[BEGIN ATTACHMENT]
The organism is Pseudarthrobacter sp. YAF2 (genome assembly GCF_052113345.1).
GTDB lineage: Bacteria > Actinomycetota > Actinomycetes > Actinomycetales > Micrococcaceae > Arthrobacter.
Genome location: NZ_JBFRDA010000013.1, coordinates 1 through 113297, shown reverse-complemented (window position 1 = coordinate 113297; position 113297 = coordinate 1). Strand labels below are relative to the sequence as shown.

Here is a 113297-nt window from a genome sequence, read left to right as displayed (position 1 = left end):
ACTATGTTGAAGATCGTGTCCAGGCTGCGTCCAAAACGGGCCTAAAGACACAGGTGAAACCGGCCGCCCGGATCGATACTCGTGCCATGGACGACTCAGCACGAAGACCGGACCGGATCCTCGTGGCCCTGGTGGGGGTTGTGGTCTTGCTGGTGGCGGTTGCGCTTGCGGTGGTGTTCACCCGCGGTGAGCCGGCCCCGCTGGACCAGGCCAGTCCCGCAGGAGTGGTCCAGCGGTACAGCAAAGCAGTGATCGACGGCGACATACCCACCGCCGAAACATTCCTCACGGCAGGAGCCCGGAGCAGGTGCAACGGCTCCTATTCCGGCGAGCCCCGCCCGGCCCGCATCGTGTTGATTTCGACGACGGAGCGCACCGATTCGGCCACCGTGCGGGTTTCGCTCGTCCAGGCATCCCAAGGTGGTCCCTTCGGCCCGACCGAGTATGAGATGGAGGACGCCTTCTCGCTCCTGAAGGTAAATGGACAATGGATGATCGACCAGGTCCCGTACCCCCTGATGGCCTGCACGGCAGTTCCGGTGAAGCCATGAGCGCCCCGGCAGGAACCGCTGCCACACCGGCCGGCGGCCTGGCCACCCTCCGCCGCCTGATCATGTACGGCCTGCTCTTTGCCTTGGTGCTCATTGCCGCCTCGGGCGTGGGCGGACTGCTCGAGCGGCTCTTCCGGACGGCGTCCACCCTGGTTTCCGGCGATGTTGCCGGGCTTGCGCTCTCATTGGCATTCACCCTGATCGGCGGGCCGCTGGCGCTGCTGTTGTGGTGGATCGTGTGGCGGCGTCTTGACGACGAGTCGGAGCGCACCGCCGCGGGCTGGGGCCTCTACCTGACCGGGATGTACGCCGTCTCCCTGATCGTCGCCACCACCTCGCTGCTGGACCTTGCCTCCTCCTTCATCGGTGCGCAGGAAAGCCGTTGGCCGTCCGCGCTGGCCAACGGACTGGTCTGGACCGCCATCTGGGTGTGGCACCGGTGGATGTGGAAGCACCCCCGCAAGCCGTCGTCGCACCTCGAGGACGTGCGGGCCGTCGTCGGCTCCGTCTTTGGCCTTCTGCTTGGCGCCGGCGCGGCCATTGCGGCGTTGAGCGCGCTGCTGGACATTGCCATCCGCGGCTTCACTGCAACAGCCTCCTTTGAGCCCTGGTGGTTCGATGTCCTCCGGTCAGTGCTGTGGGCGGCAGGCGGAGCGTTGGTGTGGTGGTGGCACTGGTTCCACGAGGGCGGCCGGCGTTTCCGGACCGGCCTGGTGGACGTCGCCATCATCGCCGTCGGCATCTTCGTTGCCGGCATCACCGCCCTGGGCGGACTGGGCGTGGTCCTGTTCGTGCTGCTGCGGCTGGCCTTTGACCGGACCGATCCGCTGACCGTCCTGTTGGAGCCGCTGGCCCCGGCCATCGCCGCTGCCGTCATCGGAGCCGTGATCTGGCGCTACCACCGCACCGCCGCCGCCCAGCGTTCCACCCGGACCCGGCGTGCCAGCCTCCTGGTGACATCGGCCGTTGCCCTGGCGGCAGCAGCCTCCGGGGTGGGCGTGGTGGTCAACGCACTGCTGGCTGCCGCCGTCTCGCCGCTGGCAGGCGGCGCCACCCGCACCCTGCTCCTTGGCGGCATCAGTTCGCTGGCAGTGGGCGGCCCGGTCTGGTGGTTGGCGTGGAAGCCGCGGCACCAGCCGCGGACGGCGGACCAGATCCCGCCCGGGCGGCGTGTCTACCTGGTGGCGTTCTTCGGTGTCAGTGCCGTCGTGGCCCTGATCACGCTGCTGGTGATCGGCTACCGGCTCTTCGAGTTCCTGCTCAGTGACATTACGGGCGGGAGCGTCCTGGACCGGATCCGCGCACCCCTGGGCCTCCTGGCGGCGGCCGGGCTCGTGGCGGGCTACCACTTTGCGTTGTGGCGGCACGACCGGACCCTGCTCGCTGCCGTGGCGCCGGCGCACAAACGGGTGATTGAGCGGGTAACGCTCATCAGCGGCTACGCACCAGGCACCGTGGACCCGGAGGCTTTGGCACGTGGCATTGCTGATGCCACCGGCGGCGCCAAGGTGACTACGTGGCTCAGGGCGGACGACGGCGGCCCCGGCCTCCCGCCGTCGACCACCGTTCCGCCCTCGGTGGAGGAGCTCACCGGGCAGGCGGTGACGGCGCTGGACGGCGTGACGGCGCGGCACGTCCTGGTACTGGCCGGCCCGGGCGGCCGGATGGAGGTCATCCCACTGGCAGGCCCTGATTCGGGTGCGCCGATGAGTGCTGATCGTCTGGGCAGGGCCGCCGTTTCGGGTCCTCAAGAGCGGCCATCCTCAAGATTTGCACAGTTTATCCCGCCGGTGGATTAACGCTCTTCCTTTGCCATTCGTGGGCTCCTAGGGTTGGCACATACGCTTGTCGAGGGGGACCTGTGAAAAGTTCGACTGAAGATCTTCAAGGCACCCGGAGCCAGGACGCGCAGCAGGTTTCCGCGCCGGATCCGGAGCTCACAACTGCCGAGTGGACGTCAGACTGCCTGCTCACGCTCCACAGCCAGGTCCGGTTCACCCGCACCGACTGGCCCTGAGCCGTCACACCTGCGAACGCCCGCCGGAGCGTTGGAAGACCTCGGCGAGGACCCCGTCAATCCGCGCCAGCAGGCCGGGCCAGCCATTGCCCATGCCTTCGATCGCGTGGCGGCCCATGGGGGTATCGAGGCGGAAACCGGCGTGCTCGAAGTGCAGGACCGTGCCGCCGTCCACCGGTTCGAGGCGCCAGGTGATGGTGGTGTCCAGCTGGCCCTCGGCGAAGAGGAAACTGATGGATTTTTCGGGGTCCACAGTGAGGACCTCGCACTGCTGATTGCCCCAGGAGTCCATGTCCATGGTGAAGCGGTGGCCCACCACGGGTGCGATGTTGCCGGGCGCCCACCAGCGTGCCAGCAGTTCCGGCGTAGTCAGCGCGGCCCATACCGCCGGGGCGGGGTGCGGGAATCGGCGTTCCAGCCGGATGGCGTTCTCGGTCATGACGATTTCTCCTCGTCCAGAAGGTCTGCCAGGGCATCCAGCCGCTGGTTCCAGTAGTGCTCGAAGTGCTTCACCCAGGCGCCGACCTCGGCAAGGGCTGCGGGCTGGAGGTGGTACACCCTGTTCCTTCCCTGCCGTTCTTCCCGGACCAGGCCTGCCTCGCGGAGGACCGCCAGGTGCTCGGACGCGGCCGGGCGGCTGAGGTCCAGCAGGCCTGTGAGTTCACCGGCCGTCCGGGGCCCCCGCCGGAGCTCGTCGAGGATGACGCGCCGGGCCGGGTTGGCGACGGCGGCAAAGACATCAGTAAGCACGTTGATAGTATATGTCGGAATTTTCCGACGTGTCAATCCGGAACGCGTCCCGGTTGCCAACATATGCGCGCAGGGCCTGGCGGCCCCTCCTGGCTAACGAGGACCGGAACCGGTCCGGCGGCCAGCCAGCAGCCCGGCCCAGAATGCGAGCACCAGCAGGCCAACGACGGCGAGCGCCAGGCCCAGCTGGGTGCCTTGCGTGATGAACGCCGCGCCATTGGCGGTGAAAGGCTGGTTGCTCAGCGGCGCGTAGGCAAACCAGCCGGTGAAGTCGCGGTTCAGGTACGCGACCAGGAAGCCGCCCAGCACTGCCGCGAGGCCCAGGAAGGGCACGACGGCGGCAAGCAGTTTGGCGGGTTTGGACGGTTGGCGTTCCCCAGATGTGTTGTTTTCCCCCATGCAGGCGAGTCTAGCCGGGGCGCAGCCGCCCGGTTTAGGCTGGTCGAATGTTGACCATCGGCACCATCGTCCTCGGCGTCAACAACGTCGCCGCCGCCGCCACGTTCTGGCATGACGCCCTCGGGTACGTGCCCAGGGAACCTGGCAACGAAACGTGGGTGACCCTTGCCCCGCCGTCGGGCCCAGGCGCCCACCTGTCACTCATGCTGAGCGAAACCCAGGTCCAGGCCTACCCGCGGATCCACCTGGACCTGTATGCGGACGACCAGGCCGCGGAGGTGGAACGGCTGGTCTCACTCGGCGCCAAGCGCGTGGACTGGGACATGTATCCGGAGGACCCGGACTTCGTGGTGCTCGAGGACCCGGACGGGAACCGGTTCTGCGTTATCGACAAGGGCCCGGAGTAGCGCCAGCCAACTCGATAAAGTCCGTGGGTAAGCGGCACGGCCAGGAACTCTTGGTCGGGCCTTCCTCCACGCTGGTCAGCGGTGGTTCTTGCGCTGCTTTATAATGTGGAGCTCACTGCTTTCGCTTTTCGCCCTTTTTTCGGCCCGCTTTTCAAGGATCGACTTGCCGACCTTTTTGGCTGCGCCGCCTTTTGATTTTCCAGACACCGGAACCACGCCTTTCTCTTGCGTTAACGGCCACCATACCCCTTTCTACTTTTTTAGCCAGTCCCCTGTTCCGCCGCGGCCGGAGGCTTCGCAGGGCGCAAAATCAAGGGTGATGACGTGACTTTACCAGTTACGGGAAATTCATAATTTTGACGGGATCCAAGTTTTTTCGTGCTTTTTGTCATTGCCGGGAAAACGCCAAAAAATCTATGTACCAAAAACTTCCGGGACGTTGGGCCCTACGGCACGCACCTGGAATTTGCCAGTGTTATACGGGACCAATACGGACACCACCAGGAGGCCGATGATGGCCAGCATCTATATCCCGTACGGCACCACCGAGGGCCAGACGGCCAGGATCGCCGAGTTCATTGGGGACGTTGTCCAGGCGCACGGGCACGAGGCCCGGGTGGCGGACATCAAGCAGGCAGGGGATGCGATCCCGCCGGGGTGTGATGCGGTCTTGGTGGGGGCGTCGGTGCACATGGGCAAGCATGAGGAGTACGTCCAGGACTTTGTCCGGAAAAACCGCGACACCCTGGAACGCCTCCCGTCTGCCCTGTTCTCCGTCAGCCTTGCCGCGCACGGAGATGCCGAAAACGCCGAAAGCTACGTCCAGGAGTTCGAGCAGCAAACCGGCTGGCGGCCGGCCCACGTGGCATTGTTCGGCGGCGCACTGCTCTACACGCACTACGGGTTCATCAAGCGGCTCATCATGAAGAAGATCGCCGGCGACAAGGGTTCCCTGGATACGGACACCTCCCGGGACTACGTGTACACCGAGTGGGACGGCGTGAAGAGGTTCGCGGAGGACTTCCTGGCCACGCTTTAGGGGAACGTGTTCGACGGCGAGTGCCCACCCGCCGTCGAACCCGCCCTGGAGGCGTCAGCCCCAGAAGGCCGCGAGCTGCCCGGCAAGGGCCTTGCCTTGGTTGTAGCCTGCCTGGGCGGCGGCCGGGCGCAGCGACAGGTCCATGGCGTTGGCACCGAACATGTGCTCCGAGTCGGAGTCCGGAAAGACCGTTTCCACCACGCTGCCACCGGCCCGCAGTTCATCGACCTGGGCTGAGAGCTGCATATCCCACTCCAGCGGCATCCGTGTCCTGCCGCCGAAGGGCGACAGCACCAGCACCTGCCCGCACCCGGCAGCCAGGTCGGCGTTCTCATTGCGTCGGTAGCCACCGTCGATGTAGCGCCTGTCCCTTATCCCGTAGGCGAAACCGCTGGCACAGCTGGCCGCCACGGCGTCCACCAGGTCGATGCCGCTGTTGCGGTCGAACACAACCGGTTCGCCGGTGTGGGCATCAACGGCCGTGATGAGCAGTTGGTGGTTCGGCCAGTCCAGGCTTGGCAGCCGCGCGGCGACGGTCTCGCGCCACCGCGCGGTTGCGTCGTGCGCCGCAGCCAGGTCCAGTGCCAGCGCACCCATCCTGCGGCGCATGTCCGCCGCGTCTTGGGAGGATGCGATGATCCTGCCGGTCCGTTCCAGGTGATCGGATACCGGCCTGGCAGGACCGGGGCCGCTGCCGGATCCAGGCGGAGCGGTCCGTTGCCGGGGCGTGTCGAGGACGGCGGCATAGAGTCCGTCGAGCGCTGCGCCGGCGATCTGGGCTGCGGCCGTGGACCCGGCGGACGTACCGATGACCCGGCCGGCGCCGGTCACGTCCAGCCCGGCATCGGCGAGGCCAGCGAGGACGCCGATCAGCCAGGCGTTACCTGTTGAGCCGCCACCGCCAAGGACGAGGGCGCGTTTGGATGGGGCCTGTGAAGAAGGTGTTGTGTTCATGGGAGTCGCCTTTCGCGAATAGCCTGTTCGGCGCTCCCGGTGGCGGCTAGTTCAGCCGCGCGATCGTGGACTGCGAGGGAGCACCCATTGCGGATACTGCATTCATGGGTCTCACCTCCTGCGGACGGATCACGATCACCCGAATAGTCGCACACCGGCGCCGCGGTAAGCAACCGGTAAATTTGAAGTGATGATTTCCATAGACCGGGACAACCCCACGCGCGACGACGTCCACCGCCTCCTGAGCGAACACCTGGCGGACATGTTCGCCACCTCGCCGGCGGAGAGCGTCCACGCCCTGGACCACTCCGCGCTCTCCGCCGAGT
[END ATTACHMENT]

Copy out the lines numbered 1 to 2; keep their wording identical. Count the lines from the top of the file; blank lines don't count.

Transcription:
The organism is Pseudarthrobacter sp. YAF2 (genome assembly GCF_052113345.1).
GTDB lineage: Bacteria > Actinomycetota > Actinomycetes > Actinomycetales > Micrococcaceae > Arthrobacter.